I was really missing my twoworm farms when I’m at my weekday unit in Brisbane.  I hate throwing out perfectly good food scraps, so I was hoarding them in the fridge.  This was not a long term solution!  Pete helped me to modify a bokashi bin that we weren’t using and it’s now a mini worm farm for my city unit.  I could have just used bokashi, but I don’t like having to buy the bokashi powder and it doesn't seem to break down as quickly.  The bin just needed some air holes and its perfect for worms.  I’m using a dish underneath as a moat to keep out the ants and to keep the decking clean.

I shared my garden on Monday in my garden share post.  The little chicks are also growing and moved out to their own chicken tractor now.  And I've been working on my Chicken Tractor ebook, so its growing too, I put the blurb and contents page on the Chicken Tractor ebook site.  I'd love to know what you think!

We have started the next room in our new/old removal house.  Its a slow process, but every hour we spend cleaning and sanding I feel like we are a little closer to moving in.  And it feels good to have the one room done, we can at least see what the house will look like when we're finished.

I have been reading several books by Eric Toensmeier on perennial gardening lately.  I found that I already have many of the plants that he mentions, and there are several more that I would like to try.  I'll write more about this soon, here are the books that I have enjoyed (affiliate links):

My articles for Grass Rootsmagazine have become a regular routine now, and its fun to try to think of topics that will interest GR readers and to write for people who don’t always follow my blog (I find I need to include more context).  Recently I was also approached by Hoofbeats magazine and asked for an article on water quality.  Although I know nothing about horses, I do know about water, so it was an interesting challenge and the editor helped me add in some horse references to suit their audience.  Next they have asked for more information about our solar bore.  I really need to do a whole series on this as I’m sure it will be useful.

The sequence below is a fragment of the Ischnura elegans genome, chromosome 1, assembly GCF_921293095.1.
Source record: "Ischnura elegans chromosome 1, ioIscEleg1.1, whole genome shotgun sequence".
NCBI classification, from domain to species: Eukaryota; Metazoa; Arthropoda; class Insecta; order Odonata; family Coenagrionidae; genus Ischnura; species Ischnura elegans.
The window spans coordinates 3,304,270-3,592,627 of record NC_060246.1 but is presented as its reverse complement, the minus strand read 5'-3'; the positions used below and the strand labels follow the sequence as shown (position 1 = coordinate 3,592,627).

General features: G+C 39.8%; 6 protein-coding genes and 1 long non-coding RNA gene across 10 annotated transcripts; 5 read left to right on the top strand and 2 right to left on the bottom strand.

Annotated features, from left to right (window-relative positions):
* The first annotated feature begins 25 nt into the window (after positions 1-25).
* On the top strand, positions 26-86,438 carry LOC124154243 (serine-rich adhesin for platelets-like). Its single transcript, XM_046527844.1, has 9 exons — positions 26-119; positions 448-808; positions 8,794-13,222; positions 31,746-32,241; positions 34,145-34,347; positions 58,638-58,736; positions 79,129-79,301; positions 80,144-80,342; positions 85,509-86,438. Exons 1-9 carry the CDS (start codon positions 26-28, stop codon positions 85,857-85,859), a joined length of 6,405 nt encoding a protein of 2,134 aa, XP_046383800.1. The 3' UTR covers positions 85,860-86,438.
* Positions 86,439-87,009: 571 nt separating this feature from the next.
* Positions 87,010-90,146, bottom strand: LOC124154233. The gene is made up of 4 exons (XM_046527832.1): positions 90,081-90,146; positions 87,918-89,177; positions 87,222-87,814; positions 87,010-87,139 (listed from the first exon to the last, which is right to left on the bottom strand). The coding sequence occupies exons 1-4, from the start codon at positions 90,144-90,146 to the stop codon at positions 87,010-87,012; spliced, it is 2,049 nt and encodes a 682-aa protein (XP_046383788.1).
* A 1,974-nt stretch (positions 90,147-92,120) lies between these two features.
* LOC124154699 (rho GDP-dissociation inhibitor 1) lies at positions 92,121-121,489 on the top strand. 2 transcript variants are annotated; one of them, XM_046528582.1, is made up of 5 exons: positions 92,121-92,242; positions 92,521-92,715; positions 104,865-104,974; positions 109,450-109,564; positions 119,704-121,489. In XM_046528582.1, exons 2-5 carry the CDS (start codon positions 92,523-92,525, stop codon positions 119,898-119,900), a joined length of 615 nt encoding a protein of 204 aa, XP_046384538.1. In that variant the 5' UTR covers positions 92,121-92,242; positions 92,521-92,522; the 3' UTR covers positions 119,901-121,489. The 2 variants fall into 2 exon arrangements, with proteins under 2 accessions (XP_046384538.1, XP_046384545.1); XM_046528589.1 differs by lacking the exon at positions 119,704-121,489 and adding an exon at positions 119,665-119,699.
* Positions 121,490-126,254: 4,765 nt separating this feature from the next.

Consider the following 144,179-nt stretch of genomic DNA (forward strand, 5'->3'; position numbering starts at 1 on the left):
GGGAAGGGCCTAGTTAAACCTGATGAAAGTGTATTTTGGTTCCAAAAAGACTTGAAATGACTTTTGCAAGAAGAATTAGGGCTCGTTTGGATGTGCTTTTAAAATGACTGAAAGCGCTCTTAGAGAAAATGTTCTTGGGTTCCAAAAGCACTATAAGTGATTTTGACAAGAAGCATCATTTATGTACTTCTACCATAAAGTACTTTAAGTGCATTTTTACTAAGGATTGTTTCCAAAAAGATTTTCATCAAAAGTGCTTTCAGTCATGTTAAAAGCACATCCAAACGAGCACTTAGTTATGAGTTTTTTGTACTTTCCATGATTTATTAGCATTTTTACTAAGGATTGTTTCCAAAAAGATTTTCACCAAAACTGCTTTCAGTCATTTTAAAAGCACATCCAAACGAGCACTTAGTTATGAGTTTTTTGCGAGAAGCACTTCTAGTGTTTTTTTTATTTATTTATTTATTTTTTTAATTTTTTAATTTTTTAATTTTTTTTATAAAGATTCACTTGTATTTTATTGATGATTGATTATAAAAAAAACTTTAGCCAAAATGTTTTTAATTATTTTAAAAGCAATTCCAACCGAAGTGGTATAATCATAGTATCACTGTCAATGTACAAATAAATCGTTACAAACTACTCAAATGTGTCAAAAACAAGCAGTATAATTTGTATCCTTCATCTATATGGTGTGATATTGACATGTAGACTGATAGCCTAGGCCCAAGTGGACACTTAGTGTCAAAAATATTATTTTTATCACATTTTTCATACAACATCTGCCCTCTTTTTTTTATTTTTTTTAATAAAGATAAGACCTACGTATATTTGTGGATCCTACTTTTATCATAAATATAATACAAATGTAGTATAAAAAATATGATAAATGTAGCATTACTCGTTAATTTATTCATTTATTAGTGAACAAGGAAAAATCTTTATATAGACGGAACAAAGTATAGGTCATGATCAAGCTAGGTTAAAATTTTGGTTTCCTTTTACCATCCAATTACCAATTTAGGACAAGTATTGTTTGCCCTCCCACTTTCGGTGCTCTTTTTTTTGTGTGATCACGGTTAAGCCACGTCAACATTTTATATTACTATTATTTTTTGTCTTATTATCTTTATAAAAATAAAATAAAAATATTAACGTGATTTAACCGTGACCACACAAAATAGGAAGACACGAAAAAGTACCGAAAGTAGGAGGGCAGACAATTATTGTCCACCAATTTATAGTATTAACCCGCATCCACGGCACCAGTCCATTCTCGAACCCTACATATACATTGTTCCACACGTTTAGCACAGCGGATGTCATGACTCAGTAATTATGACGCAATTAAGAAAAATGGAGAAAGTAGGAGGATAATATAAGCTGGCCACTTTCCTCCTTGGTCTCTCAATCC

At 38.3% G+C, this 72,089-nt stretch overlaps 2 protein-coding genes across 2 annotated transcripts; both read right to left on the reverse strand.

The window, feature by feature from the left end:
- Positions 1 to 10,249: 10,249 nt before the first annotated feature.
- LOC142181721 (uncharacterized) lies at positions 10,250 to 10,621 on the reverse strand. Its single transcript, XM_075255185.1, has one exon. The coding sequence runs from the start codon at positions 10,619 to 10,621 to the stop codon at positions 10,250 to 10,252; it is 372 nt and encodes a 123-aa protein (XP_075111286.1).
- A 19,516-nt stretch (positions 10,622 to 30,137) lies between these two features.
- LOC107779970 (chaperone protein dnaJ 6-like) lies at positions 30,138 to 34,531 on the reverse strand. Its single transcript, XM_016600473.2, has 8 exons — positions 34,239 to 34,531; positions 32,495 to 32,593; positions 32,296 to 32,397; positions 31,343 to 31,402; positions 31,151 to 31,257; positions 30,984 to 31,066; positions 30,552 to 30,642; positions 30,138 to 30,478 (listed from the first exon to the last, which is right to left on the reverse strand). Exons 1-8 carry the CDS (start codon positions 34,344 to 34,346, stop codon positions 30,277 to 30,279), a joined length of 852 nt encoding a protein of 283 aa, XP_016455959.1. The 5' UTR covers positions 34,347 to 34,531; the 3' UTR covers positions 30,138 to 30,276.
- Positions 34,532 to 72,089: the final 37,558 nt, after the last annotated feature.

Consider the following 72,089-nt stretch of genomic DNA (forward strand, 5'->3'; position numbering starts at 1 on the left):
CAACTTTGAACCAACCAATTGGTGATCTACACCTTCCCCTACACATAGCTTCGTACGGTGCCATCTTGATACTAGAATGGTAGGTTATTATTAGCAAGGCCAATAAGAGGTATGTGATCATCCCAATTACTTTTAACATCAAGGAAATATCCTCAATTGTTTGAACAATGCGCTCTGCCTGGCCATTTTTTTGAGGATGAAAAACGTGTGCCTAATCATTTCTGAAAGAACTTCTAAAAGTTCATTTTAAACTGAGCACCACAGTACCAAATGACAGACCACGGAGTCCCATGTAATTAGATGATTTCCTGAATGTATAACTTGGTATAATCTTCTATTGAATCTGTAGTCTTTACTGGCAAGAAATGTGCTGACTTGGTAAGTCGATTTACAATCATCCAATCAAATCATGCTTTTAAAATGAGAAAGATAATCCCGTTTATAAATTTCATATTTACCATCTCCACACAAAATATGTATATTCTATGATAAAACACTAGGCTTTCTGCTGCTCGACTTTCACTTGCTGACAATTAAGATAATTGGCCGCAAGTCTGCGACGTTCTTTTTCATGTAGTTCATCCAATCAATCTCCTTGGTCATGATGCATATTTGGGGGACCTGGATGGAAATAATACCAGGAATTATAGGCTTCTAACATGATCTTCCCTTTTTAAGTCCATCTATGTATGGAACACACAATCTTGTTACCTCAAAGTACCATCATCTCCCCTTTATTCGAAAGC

Finally, my lovely Pete was kind enough to make it possible for me to pop home to NZ for a weekend to catch up with a long-lost cousin and some very good friends.  It was a FREEZING Wellington weekend and I had to borrow a coat, but it really was wonderful to see everyone.  It was also very nice to be home again because I didn’t see Pete for two weeks (and I missed the dogs).

Phew!  February went by so quickly!  How was it for you?  What are you planning for March?

Monday, March 2, 2015

Garden Share - March 2015

In February we had very little rain until the last weekend, in which we got the tail-end of Tropical Cyclone Marcia and about 90 mm of rain.  I was away one weekend, and so for two whole weeks Pete was in charge of the garden, and he also worked on the Saturday.  This combined with the dry and then wet weather made for an odd combination in the harvest basket when I got home!  Giant button squash, giant beans and not much else had survived.  But it did started to grow again when we got the rain.

I picked the first rosellas and I dug up some arrowroot.  We still have plenty of basil, and now other self-seeded herbs are appearing, including parsley, dill, chervil and coriander.

The harvest basket

so many giant beans...

The giant chilli bush is starting to produce chillies

I can never grow brassicas in summer - not sure if its slugs or caterpillars to blame

pretty happy that what I thought was a cucumber is actually a tromboncino

lettuce for summer salads is going ok

virtually all greens are frizzled apart from this clump of warrigal greens

Pete's hydroponic tomatoes are doing well

Jobs for March - set up some string to tie up the hydroponic tomatoes, keep weeding and mulching, think about sprinkling out some seeds for winter crops.

What are your planning for March?  How was your February?